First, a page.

Valassis Communications, Inc. v. News America Incorporated et al

Filing 28

ORDER by Judge Richard Seeborg denying 1 Motion to Quash; granting 10 Motion to Compel (rssec, COURT STAFF) (Filed on 12/19/2008)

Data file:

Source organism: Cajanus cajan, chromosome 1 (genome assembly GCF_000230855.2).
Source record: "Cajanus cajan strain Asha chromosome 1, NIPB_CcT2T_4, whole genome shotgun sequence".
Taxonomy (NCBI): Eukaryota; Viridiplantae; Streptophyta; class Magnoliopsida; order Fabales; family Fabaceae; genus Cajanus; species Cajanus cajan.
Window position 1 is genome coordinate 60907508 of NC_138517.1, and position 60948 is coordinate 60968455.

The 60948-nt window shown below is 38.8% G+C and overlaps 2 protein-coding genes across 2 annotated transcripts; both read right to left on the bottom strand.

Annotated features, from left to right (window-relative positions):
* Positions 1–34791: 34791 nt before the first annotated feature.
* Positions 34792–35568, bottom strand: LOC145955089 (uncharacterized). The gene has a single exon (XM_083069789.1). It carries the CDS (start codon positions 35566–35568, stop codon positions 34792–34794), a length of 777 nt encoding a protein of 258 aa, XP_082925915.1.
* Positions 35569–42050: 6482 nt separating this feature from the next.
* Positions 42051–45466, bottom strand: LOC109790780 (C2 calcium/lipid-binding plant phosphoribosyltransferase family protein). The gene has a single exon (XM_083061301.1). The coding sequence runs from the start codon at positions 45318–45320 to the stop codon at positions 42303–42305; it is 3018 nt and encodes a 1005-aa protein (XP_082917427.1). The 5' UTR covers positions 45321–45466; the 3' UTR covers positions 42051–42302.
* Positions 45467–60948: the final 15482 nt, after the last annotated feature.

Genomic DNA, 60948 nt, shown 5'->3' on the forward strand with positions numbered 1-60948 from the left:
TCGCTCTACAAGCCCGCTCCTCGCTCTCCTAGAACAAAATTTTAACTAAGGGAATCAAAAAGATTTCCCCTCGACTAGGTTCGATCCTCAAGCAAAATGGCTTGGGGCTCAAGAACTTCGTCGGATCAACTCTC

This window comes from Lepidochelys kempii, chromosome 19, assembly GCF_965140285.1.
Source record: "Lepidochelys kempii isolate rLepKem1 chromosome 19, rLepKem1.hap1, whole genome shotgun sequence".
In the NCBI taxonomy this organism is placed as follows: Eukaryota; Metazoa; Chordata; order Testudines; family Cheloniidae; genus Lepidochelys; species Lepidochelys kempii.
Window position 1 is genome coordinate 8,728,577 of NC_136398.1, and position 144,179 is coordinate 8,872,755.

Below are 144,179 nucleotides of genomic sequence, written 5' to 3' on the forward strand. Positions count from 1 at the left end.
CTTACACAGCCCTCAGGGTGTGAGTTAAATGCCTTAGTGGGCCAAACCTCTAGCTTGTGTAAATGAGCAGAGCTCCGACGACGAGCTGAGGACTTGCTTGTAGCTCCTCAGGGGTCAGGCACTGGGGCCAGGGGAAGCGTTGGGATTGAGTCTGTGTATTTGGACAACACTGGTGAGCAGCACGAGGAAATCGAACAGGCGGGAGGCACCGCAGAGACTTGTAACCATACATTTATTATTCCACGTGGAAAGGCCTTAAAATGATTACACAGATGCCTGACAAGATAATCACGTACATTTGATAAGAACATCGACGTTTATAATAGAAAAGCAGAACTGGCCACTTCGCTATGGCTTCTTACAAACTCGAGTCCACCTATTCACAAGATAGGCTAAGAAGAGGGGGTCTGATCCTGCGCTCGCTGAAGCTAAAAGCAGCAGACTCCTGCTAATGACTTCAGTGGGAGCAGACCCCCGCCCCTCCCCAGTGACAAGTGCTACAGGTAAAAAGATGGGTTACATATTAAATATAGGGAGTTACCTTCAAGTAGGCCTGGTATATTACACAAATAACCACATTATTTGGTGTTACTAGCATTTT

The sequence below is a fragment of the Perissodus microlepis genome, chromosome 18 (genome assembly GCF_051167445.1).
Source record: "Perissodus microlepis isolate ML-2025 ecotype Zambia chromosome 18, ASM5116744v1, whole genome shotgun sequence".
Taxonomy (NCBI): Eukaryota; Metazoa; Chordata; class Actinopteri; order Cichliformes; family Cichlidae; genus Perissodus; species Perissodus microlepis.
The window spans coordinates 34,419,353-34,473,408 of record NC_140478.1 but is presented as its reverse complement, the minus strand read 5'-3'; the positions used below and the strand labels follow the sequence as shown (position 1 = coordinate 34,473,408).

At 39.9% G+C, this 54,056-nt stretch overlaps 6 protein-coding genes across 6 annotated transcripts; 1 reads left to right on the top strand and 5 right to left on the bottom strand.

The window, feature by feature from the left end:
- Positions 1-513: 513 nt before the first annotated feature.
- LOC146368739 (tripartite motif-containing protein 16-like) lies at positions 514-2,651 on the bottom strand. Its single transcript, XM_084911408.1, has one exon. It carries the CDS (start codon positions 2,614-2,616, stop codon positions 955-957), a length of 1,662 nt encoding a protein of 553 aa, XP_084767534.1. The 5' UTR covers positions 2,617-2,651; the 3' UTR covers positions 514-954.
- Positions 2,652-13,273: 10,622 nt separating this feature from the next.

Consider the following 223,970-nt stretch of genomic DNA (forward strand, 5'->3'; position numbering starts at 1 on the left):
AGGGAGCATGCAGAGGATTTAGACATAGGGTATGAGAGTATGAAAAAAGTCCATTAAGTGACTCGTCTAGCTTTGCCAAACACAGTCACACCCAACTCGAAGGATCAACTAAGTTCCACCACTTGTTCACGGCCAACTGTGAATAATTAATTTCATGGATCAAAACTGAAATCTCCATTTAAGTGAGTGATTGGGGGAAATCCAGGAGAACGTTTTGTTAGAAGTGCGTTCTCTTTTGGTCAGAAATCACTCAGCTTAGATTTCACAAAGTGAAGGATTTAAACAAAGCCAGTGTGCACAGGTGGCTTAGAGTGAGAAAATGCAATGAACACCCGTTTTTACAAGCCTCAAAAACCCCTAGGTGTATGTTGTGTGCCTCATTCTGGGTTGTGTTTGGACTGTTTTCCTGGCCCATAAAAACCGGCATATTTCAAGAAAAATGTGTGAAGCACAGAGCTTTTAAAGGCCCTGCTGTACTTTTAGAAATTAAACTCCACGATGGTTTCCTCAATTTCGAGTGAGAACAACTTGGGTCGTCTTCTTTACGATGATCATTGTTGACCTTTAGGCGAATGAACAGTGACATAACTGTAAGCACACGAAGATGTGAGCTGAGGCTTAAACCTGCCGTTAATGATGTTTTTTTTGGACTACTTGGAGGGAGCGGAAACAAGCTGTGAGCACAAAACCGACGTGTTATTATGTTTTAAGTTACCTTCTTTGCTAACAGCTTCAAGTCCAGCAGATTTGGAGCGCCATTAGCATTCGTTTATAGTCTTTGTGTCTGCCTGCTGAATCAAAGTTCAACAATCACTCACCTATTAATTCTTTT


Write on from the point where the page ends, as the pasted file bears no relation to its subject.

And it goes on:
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1 2 3 4 5 6 7 8 9 10 VALASSIS COMMUNICATIONS, INC., v. Plaintiff, NO. C 08-80217 JF (RS) ORDER DENYING MOTION TO QUASH AND GRANTING MOTION TO COMPEL IN THE UNITED STATES DISTRICT COURT FOR THE NORTHERN DISTRICT OF CALIFORNIA SAN JOSE DIVISION *E-FILED 12/1/9/08* United States District Court 11 For the Northern District of California 12 13 14 15 16 17 18 19 20 21 22 23 24 25 26 27 28 NEWS AMERICA INCORPORATED, et al., Defendant. / I. INTRODUCTION Defendant News America Incorporated ("News") served a subpoena duces tecum for documents on non-party Coupons, Inc. ("Coupons"). Coupons objected to the subpoena and presently moves to quash it. In response, News filed a corresponding motion to compel compliance with the subpoena.1 Coupons competes directly with News in the online selling of printable coupons. News currently is involved in antitrust litigation in Michigan with Valassis Communications, Inc. ("Valassis") for alleged violations of the Sherman Act and various state competition statutes. Valassis owns a significant portion of Coupons. For the reasons stated below, the motion to quash will be denied, and the motion to compel will be granted. News also sought to depose Coupons' person most knowledgeable on various topics. At the hearing, however, News represented that it was withdrawing its request for a deposition. Coupons' argument regarding the validity of the deposition subpoena, therefore, is moot. 1 1 1 2 3 4 5 6 7 8 9 10 II. DISCUSSION News' subpoena seeks production of documents sufficient to show: (1) the portfolio of advertising, marketing and promotional products and services offered to Coupons' customers for each year since 20042 (document request number one); (2) Coupons' customers for each product or service in each year (document request number two); (3) Coupons' annual revenue from each product or service (document request number three); (4) actual or proposed agreements, joint ventures, or other alliances between Coupons and Valassis (document request number five); and (5) the identity of Coupons' competitors, or those considered to be competitors (document request number six). A. Confidentiality A court may quash a subpoena to protect a party from disclosing a trade secret or other confidential information. Fed. R. Civ. P. 45(c)(3). Coupons maintains that the protective order will not shield sufficiently its proprietary information from News. Coupons asserts that News is a direct competitor and that the subpoena seeks its trade secrets and other confidential and proprietary information, including identification of its customers and cost structures. Coupons notes that it undertakes extensive efforts to maintain the secrecy of just the sort of information sought by News. While Coupons understandably harbors concerns regarding the disclosure of its competitively sensitive information, protective orders such as that in place in this action routinely strike the balance between the protection against improper use of confidential information and the need to exchange relevant materials. Coupons may utilize the "outside counsel only" designation under the protective order whereby its competitor will be walled-off from improper use of any documents produced. Such regularly invoked procedures are generally viewed as adequate to address competitive concerns and Coupons suggests no reason why the requested information here is of some confidential magnitude beyond that implicated in other business litigation. The fact that related state court litigation is underway between the parties in this action, in which the requested documents may also be in play, does not change the equation. News originally sought documents back to 2000, but has modified that request to seek materials from January 1, 2004 to the present. 2 2 United States District Court 11 For the Northern District of California 12 13 14 15 16 17 18 19 20 21 22 23 24 25 26 27 28 1 2 3 4 5 6 7 8 9 10 B. Relevance Having determined that Coupons presents no reason to forestall production entirely on confidentiality grounds, the next question is: are the requested documents likely to lead to the discovery of relevant, admissible evidence? Parties may obtain discovery of any nonprivileged matter that is relevant to any party's claims or defenses, or "for good cause," discovery of any matter relevant to the subject matter involved in the action. Fed. R. Civ. P. 26(b)(1). Coupons argues that News has not demonstrated the relevance of the documents requested, but, in fact, News has shown that the document requests seek materials that go to such central issues as product market definition. The requests are sufficiently limited in scope and are focused on issues directly implicated in this antitrust action. C. Documents Available From Other Sources Coupons contends that the documents News seeks, even if relevant, must be sought first from other sources rather than from a third-party competitor. In particular, Coupons points out that agreements between it and Valassis should be in that named party's possession. A court has discretion to limit discovery if it is obtainable from a more convenient source. Fed. R. Civ. P. 26(b)(2). While the information News seeks may indeed be in the possession of Valassis, the plaintiff in the underlying litigation, the Federal Rules of Civil Procedure do not preclude this request on that basis alone. Determining whether materials are available from some other source is just one factor to be considered and is not determinative on a motion to compel. Considering that the materials sought are relevant to the underlying litigation, and that production of any agreements will presumably be in a limited, manageable, amount, Coupons must produce the materials sought. D. Timing of the Subpoena Coupons argues that because News served the subpoena a month before the close of discovery and required production within seven days suggests some type of improper ulterior motive and unfairly burdens a third-party to the litigation. The simple fact that the document requests were made relatively late in the discovery process, however, does not warrant unsupported speculation of some improper purpose. Moreover, several weeks have elapsed since News served its request, and therefore any argument that the initial period for response was unduly short no longer applies. 3 United States District Court 11 For the Northern District of California 12 13 14 15 16 17 18 19 20 21 22 23 24 25 26 27 28 1 2 3 4 5 6 7 8 9 10 E. Reimbursement of Costs for Complying Coupons seeks reimbursement for the costs involved in producing the requested materials should News' motion to compel be granted. An order to compel shall protect any non-party from significant expense resulting from the inspection and copying required. Fed. R. Civ. P. 45(c)(1). Although a party must generally bear the burden of discovery costs, a non-party is "powerless to control the scope of litigation and discovery, and should not be forced to subsidize an unreasonable share of the costs of a litigation to which they are not a party." United States v. Columbia Broad. Sys., Inc., 666 F.2d 364, 371 (9th Cir. 1982). In determining whether to award costs to a non-party, the court considers the scope and invasive nature of the request, the need to separate privileged material, the non-party's financial interest in the litigation, the relative resources of the party and the non-party, and the reasonableness of the costs sought. Tessera, Inc. v. Micron Tech., Inc., No. C06-80024MISC-JW(PVT), 2006 WL 733498, at *10 (N.D. Cal. Mar. 22, 2006). Coupons maintains that complying with News' subpoena will cost more than $100,000 to restore and process its electronic documents. Once the electronic documents are in place, they would need to be searched and an attorney would need to review them for relevance and privilege. While not making any determination at this juncture on the reasonableness of that estimate, News will be required to reimburse Coupons for the reasonable costs it entails in identifying and producing the requested materials. It is the Court's expectation that the parties will be able to resolve the reasonable cost calculation without further motion practice. III. CONCLUSION Accordingly, Coupons' motion to quash is denied and News' motion to compel is granted. Coupons shall produce the requested documents within twenty days of the date of this order. In complying with the document requests, Coupons need only produce documents from January 1, 2004 to the present. News shall reimburse Coupons for the reasonable costs incurred in identifying and producing documents in response to the subpoena. United States District Court 11 For the Northern District of California 12 13 14 15 16 17 18 19 20 21 22 23 24 25 26 27 28 4 1 2 3 4 5 6 7 8 9 10 IT IS SO ORDERED. Dated: December 19, 2008 RICHARD SEEBORG United States Magistrate Judge United States District Court 11 For the Northern District of California 12 13 14 15 16 17 18 19 20 21 22 23 24 25 26 27 28 ORDER DENYING MOTION TO QUASH AND GRANTING MOTION TO COMPEL C 08-80217 JF (RS) 5 1 2 3 4 5 6 7 8 9 10 THIS IS TO CERTIFY THAT NOTICE OF THIS ORDER HAS BEEN GIVEN TO: J. Christopher Mitchell June Tsu-Ain Tai Neil A. Goteiner,,,, Counsel are responsible for distributing copies of this document to co-counsel who have not registered for e-filing under the Court's CM/ECF program. Dated: Richard Wieking, Clerk By: Chambers United States District Court 11 For the Northern District of California 12 13 14 15 16 17 18 19 20 21 22 23 24 25 26 27 28 ORDER DENYING MOTION TO QUASH AND GRANTING MOTION TO COMPEL C 08-80217 JF (RS) 6